QuickChek planned for 17K-Lakeside Road

By Alberto Gilman
Posted 1/24/24

Stonefield Engineering and Design has submitted plans to the Town of Newburgh Planning Board for a new 6,730 square foot QuickChek storefront with a gas station on Lakeside Road. The project made an …

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QuickChek planned for 17K-Lakeside Road


Stonefield Engineering and Design has submitted plans to the Town of Newburgh Planning Board for a new 6,730 square foot QuickChek storefront with a gas station on Lakeside Road. The project made an initial appearance on Thursday, January 18 before the board to collect feedback.

The proposed project site sits adjacent to Route 17K and the Interstate 84 intersection in the town with entrances proposed along Lakeside Road.

“What we’re proposing is a new QuickChek, with truck fueling. Very similar to the QuickChek that exists in town,” said Stonefield Engineer Zachary Chaplin, referring to the convenience store on 9W in Middle Hope.

The site plan will feature eight multi-purpose dispenser systems that would equal 16 fueling positions for vehicles. The fueling stations for the larger tractor trailer trucks would occur on the eastern side of the project with parking provided for the trucks as well.

The site includes 66 parking spots for customers and is not intended to be a travel centers according to Chaplin. In the immediate vicinity of the site is Pilot Travel Center with an Arby’s restaurant, the Stewart Airport Diner, a Mobil gas station and the Crossroads Hotel.

The land today is currently undeveloped but contains New York State Department of Environmental Conservation (NYSDEC) wetlands delineated by Stonefield. The property also features a 30 to 40 foot grade change which would need further review by the engineer.

Patrick Hines of MHE Engineering noted in his comment memo that the project would require a traffic study to be prepared and to be submitted to the planning board due to its proximity to the major roadways.

Stonefield Traffic Engineer Amanda LaRosa stated that the firm would be preparing a traffic impact study and have already started coordinating with the NYS Department of Transportation.

“We have confirmed that access will not be permitted on the state highway due to the proximity to the interstate ramp. It’s a federally regulated area, so there is no access proposed on 17K,” she said. “We’re proposing to study four intersections all along 17K starting with Lakeside Road right at the properties corner, then both of the on-ramps to the interstate and then Governors Drive just to the east of the on and off ramps. And our study will of course account for all the traffic associated with this development.”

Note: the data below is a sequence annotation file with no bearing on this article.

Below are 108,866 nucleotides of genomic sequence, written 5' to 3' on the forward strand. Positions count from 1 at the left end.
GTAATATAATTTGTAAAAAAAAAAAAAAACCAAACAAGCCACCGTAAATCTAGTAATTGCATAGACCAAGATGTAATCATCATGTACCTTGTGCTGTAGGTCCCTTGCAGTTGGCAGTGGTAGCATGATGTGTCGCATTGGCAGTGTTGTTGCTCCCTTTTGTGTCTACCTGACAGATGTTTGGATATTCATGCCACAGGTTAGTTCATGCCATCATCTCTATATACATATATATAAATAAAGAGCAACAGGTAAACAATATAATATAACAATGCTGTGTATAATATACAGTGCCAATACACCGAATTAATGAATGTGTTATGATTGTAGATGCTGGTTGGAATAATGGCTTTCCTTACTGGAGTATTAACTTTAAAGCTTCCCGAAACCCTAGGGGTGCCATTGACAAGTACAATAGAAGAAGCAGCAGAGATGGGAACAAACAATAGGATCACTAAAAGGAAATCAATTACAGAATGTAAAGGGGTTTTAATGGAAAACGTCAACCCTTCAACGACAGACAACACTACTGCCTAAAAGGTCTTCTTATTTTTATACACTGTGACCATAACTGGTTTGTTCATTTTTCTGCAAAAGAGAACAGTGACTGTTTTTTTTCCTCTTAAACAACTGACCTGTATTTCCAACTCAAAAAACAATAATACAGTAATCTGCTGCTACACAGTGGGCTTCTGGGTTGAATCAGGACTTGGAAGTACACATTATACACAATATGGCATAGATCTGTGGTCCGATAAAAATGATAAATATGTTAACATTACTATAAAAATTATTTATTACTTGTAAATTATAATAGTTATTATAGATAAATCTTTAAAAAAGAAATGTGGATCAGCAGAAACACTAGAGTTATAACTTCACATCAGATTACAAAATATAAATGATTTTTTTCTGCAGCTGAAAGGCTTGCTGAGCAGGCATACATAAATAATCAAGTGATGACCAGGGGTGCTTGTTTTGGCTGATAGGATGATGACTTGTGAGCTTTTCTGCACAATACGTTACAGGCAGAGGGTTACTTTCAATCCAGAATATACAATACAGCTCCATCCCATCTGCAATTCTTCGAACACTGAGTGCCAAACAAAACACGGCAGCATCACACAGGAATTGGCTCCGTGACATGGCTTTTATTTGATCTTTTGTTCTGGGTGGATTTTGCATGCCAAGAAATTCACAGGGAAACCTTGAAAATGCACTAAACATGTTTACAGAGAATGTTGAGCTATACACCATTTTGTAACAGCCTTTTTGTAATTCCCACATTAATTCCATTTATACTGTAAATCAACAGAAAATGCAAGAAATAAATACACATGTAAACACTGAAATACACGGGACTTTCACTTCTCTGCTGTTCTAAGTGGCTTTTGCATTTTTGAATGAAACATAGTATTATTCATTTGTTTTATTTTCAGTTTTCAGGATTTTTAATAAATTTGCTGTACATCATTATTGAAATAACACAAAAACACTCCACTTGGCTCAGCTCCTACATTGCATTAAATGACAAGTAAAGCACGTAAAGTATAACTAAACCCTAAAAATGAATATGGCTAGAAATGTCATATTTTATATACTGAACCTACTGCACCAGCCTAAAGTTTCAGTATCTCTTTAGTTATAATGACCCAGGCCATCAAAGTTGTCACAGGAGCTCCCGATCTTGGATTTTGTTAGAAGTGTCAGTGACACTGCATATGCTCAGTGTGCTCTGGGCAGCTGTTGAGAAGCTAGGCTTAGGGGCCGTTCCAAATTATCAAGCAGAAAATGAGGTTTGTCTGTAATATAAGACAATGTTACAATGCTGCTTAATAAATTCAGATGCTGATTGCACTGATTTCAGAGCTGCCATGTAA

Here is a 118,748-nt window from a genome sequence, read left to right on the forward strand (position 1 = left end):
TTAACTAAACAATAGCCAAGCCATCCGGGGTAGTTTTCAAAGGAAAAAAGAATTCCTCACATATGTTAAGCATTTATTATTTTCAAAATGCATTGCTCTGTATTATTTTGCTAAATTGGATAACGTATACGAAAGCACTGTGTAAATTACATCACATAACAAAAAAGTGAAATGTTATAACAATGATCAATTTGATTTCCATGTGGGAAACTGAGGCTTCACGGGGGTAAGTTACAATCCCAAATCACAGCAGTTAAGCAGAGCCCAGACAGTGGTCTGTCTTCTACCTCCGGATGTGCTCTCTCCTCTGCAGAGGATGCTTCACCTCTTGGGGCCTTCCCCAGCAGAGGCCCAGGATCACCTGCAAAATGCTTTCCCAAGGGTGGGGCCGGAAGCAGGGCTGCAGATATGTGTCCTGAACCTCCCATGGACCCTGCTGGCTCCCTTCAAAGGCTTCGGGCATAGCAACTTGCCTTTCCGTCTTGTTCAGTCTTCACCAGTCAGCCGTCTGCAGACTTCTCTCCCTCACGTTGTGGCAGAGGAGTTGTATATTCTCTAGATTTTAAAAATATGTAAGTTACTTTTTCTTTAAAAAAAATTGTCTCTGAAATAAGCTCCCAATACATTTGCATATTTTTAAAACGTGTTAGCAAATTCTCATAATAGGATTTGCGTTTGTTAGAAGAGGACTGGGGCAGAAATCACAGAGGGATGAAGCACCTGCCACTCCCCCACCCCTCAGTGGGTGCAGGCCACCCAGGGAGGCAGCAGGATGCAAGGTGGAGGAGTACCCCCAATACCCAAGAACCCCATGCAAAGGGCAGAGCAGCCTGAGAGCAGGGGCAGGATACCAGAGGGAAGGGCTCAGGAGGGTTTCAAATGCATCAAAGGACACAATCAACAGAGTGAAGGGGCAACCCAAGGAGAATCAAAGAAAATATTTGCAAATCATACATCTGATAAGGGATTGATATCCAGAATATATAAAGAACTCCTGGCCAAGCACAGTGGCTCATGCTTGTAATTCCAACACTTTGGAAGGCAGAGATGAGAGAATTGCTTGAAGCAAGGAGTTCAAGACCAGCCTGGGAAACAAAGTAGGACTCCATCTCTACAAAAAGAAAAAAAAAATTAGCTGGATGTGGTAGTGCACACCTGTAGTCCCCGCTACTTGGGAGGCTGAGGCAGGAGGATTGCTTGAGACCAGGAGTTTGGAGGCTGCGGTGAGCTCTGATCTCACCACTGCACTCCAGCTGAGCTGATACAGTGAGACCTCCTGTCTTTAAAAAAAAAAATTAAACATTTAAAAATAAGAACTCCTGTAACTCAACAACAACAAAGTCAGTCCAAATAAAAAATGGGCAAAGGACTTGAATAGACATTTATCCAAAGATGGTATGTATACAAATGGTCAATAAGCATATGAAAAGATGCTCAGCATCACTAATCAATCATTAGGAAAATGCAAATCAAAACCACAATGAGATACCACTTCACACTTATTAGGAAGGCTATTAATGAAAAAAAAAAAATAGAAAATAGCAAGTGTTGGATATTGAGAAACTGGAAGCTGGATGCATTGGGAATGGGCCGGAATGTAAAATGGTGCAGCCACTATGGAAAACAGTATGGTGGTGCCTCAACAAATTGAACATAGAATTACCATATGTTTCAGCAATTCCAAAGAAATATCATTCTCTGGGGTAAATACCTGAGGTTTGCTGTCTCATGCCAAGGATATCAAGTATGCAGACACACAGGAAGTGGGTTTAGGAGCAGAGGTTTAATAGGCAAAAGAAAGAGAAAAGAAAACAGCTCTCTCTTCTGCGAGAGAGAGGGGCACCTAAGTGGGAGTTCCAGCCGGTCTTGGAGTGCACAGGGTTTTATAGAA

Truck volumes and passenger vehicle volumes will be reviewed and the study will help make any recommendations for off-site amenities according to LaRosa.

With the traffic study, the board requested Racquet Road, Rock Cut Road, Route 300 and all along 17K along with other planning board projects along that corridor to be included. Other members were concerned about the impact to Lakeside Road, the stacking of vehicles in the site, requested electric vehicle charging stations and were looking for improvements to the current traffic conditions of the area.

The MHE memo says a submitted environmental assessment form notes that the project is located in Orange County Agricultural District #1. “There was a note about the AG district. Per the mapping we’re not within AG District 1. We will get formal determination from the county as well,” said Chaplin.

With 2.5 acres of land proposed to be disturbed, this would then classify the project as a Type I action under the New York State State Environmental Quality Review Act. A Type I action is classified as an action that may have adverse impacts on the environment and may require a Draft Environmental Impact Statement (DEIS) to be prepared. The site is also identified as a habitat for the Indiana Bat, an endangered species and tree clearing restrictions would also be in effect.

Jim Campbell from the Code Compliance office said his office does not take issue with the proposed seating for the site and does not deem the project as a travel center. A request for Stonefield was to move the air compressor and vacuum station to the off-ramp side of the building and to include an on-site hydrant if there is a need for a sprinkler system line. MHE has noted that the site would be required to be sprinkled.

Due to the proposed QuickChek’s proximity to another fueling station, defined by the town zoning code as within a 1000 feet, a variance would be required and other signage details for the site would need to be reviewed. MHE notes that the code enforcement office will need to contribute input for the proposed truck fueling canopy and tractor trailer parking spots.

The project will need to review its landscaping plans along 17K and Stonefield has the opportunity to review design guidelines via the town website. Other comments include turning movement diagrams for all vehicles, utilities added to future plan submissions and a Stormwater Pollution Prevention Plan will be required for the project.

The planning board decided to not make any determinations, recommended by Planning Board Attorney Dominic Cordisco, as the plans may be changing. Once revised plans have been submitted and reviewed, then a further determination could be made by the board and a referral letter could be prepared by Cordisco and sent to the zoning board of appeals for the project’s variance request.